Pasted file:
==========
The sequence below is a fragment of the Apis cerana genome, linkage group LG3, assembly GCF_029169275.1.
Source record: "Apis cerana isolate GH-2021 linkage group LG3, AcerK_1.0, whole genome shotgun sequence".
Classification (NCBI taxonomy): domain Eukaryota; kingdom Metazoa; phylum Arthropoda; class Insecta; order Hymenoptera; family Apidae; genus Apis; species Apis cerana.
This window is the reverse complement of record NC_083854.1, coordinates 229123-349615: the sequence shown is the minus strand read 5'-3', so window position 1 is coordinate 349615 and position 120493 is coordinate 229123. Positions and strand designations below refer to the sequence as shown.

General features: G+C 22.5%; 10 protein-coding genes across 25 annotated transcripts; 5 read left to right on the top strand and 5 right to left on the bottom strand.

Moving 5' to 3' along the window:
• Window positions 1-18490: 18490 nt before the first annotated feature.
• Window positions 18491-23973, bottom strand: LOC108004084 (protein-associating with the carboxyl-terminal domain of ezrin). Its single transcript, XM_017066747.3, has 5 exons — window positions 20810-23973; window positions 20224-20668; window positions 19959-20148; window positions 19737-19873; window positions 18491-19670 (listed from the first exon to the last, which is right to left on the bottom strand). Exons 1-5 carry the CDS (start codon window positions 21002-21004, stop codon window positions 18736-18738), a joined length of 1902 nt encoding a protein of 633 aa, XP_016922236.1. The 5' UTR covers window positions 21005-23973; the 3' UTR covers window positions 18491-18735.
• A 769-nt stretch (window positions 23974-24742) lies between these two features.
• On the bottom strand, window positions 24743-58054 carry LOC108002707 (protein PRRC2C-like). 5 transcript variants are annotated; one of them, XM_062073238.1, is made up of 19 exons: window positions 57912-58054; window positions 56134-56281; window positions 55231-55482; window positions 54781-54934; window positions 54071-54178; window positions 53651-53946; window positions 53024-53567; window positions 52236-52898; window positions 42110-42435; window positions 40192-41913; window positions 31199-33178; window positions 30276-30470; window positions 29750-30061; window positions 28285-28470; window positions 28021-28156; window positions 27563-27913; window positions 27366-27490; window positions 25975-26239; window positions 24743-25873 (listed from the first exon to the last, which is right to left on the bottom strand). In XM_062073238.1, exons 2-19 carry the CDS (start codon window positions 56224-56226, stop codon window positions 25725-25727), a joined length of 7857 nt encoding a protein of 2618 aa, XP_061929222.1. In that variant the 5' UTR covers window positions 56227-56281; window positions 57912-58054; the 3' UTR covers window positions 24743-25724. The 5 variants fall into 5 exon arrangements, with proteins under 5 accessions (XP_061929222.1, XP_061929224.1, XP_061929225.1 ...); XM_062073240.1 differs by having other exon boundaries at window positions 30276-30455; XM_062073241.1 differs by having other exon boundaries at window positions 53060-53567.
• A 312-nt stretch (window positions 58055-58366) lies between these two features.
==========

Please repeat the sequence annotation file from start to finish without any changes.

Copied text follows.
The sequence below is a fragment of the Apis cerana genome, linkage group LG3, assembly GCF_029169275.1.
Source record: "Apis cerana isolate GH-2021 linkage group LG3, AcerK_1.0, whole genome shotgun sequence".
Classification (NCBI taxonomy): domain Eukaryota; kingdom Metazoa; phylum Arthropoda; class Insecta; order Hymenoptera; family Apidae; genus Apis; species Apis cerana.
This window is the reverse complement of record NC_083854.1, coordinates 229123-349615: the sequence shown is the minus strand read 5'-3', so window position 1 is coordinate 349615 and position 120493 is coordinate 229123. Positions and strand designations below refer to the sequence as shown.

General features: G+C 22.5%; 10 protein-coding genes across 25 annotated transcripts; 5 read left to right on the top strand and 5 right to left on the bottom strand.

Moving 5' to 3' along the window:
• Window positions 1-18490: 18490 nt before the first annotated feature.
• Window positions 18491-23973, bottom strand: LOC108004084 (protein-associating with the carboxyl-terminal domain of ezrin). Its single transcript, XM_017066747.3, has 5 exons — window positions 20810-23973; window positions 20224-20668; window positions 19959-20148; window positions 19737-19873; window positions 18491-19670 (listed from the first exon to the last, which is right to left on the bottom strand). Exons 1-5 carry the CDS (start codon window positions 21002-21004, stop codon window positions 18736-18738), a joined length of 1902 nt encoding a protein of 633 aa, XP_016922236.1. The 5' UTR covers window positions 21005-23973; the 3' UTR covers window positions 18491-18735.
• A 769-nt stretch (window positions 23974-24742) lies between these two features.
• On the bottom strand, window positions 24743-58054 carry LOC108002707 (protein PRRC2C-like). 5 transcript variants are annotated; one of them, XM_062073238.1, is made up of 19 exons: window positions 57912-58054; window positions 56134-56281; window positions 55231-55482; window positions 54781-54934; window positions 54071-54178; window positions 53651-53946; window positions 53024-53567; window positions 52236-52898; window positions 42110-42435; window positions 40192-41913; window positions 31199-33178; window positions 30276-30470; window positions 29750-30061; window positions 28285-28470; window positions 28021-28156; window positions 27563-27913; window positions 27366-27490; window positions 25975-26239; window positions 24743-25873 (listed from the first exon to the last, which is right to left on the bottom strand). In XM_062073238.1, exons 2-19 carry the CDS (start codon window positions 56224-56226, stop codon window positions 25725-25727), a joined length of 7857 nt encoding a protein of 2618 aa, XP_061929222.1. In that variant the 5' UTR covers window positions 56227-56281; window positions 57912-58054; the 3' UTR covers window positions 24743-25724. The 5 variants fall into 5 exon arrangements, with proteins under 5 accessions (XP_061929222.1, XP_061929224.1, XP_061929225.1 ...); XM_062073240.1 differs by having other exon boundaries at window positions 30276-30455; XM_062073241.1 differs by having other exon boundaries at window positions 53060-53567.
• A 312-nt stretch (window positions 58055-58366) lies between these two features.